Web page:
Accumulation and turnover of extracellular matrix components are the hallmarks of tissue injury. Fragmented hyaluronan stimulates the expression of inflammatory genes by a variety of immune cells at the injury site. Hyaluronan binds to a number of cell surface proteins on various cell types. Hyaluronan fragments signal through both Toll-like receptor (TLR) 4 and TLR2 as well as CD44 to stimulate inflammatory genes in inflammatory cells. Hyaluronan is also present on the cell surface of epithelial cells and provides protection against tissue damage from the environment by interacting with TLR2 and TLR4. Hyaluronan and hyaluronan-binding proteins regulate inflammation, tissue injury, and repair through regulating inflammatory cell recruitment, release of inflammatory cytokines, and cell migration. This review focuses on the role of hyaluronan as an immune regulator in human diseases.
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              Oligosaccharides of Hyaluronan Activate Dendritic Cells via Toll-like Receptor 4

              Low molecular weight fragmentation products of the polysaccharide of Hyaluronic acid (sHA) produced during inflammation have been shown to be potent activators of immunocompetent cells such as dendritic cells (DCs) and macrophages. Here we report that sHA induces maturation of DCs via the Toll-like receptor (TLR)-4, a receptor complex associated with innate immunity and host defense against bacterial infection. Bone marrow–derived DCs from C3H/HeJ and C57BL/10ScCr mice carrying mutant TLR-4 alleles were nonresponsive to sHA-induced phenotypic and functional maturation. Conversely, DCs from TLR-2–deficient mice were still susceptible to sHA. In accordance, addition of an anti–TLR-4 mAb to human monocyte–derived DCs blocked sHA-induced tumor necrosis factor α production. Western blot analysis revealed that sHA treatment resulted in distinct phosphorylation of p38/p42/44 MAP-kinases and nuclear translocation of nuclear factor (NF)-κB, all components of the TLR-4 signaling pathway. Blockade of this pathway by specific inhibitors completely abrogated the sHA-induced DC maturation. Finally, intravenous injection of sHA-induced DC emigration from the skin and their phenotypic and functional maturation in the spleen, again depending on the expression of TLR-4. In conclusion, this is the first report that polysaccharide degradation products of the extracellular matrix produced during inflammation might serve as an endogenous ligand for the TLR-4 complex on DCs.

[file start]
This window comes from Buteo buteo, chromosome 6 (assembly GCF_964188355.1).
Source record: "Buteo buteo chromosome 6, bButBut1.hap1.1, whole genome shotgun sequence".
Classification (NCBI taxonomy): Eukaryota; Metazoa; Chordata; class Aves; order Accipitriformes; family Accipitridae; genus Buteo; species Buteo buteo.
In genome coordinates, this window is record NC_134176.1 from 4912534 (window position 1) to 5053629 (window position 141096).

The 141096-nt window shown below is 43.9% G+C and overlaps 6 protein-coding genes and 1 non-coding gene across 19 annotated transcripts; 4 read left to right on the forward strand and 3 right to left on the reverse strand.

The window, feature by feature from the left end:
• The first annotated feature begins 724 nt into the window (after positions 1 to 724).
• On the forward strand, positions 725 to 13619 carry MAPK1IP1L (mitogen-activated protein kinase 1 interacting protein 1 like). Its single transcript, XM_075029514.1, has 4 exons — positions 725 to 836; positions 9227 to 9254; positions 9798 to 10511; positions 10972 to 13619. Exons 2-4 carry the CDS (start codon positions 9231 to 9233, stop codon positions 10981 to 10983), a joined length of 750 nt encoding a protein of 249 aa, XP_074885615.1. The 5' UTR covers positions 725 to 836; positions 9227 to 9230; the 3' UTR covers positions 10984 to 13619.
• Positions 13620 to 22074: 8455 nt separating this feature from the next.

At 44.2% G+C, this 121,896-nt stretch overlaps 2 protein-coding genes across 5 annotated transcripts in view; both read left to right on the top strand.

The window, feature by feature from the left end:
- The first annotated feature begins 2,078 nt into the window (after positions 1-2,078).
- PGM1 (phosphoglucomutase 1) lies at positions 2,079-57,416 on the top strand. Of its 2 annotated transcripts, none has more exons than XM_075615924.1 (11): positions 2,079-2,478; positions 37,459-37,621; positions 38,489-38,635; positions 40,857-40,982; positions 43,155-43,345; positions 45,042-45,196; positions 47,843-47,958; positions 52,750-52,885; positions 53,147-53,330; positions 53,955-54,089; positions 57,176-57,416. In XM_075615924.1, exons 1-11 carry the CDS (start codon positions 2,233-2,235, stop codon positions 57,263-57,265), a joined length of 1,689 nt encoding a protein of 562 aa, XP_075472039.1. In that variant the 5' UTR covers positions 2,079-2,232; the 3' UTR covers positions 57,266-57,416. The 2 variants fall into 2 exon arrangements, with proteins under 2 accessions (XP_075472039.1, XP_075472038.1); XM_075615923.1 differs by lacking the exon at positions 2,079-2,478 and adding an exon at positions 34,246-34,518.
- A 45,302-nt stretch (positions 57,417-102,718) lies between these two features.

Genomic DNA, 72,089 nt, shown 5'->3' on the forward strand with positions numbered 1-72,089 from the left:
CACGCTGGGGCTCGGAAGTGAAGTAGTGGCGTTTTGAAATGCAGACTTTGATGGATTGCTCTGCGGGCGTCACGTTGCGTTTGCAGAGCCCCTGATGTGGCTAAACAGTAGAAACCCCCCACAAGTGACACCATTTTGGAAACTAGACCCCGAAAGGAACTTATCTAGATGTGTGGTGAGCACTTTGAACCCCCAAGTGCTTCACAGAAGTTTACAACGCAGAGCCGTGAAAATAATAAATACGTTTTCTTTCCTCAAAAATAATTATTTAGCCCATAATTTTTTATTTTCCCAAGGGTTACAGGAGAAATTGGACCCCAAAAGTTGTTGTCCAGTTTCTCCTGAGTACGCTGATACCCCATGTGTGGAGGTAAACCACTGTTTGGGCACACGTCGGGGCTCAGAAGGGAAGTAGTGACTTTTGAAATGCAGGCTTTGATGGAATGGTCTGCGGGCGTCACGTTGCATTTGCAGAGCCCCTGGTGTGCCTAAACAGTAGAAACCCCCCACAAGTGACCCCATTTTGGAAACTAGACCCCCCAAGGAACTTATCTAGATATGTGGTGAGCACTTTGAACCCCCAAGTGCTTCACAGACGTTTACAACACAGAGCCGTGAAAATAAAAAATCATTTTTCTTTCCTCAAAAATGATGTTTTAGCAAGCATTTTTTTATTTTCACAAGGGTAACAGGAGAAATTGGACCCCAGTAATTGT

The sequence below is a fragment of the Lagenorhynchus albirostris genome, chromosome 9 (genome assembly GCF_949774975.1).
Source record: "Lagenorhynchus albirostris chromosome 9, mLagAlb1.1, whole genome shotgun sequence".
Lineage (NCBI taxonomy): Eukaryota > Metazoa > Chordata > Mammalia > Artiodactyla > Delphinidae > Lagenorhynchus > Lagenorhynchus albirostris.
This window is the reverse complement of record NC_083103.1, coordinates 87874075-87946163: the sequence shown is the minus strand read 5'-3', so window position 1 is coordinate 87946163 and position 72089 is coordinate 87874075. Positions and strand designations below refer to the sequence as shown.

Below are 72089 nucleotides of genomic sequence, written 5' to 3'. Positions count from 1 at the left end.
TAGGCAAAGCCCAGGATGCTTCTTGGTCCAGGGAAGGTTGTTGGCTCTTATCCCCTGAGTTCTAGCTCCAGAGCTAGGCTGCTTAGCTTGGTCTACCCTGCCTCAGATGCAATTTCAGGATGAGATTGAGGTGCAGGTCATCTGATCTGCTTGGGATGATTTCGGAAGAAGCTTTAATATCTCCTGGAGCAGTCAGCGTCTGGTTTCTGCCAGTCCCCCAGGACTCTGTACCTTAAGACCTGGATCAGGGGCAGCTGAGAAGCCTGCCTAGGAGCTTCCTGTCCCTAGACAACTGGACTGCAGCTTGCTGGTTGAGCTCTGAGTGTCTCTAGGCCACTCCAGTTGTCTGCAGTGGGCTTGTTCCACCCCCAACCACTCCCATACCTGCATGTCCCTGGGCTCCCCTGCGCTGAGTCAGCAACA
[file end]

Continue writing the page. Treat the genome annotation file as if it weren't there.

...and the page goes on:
Author and article information

                Int J Inflam
                Int J Inflam
                International Journal of Inflammation
                26 August 2023
                : 2023
                : 3001080
                1Laboratoire Biologie Tissulaire et Ingénierie Thérapeutique, Centre national de la recherche scientifique (CNRS), UMR 5305, LBTI, 7 Passage du Vercors, F-69367 Lyon cedex 7, France
                2University of Lyon 1, UMR 5305, LBTI, 7 Passage du Vercors, F-69367 Lyon cedex 7, France
                3NOVOTEC, ZAC du Chêne Europarc, 11 Rue Edison, 69500 Bron, France
                4Allergan Aesthetics, An AbbVie Company, 2525 Dupont Dr., Irvine, CA 92612, USA
                Author notes

                Academic Editor: Istvan Boldogh

                Author information
                Copyright © 2023 Benjamin Sanchez et al.

                This is an open access article distributed under the Creative Commons Attribution License, which permits unrestricted use, distribution, and reproduction in any medium, provided the original work is properly cited.

                : 18 November 2022
                : 18 July 2023
                : 17 August 2023
                Funded by: Allergan
                Funded by: AbbVie
                Funded by: Centre National de la Recherche Scientifique
                Award ID: 147569/2017
                Research Article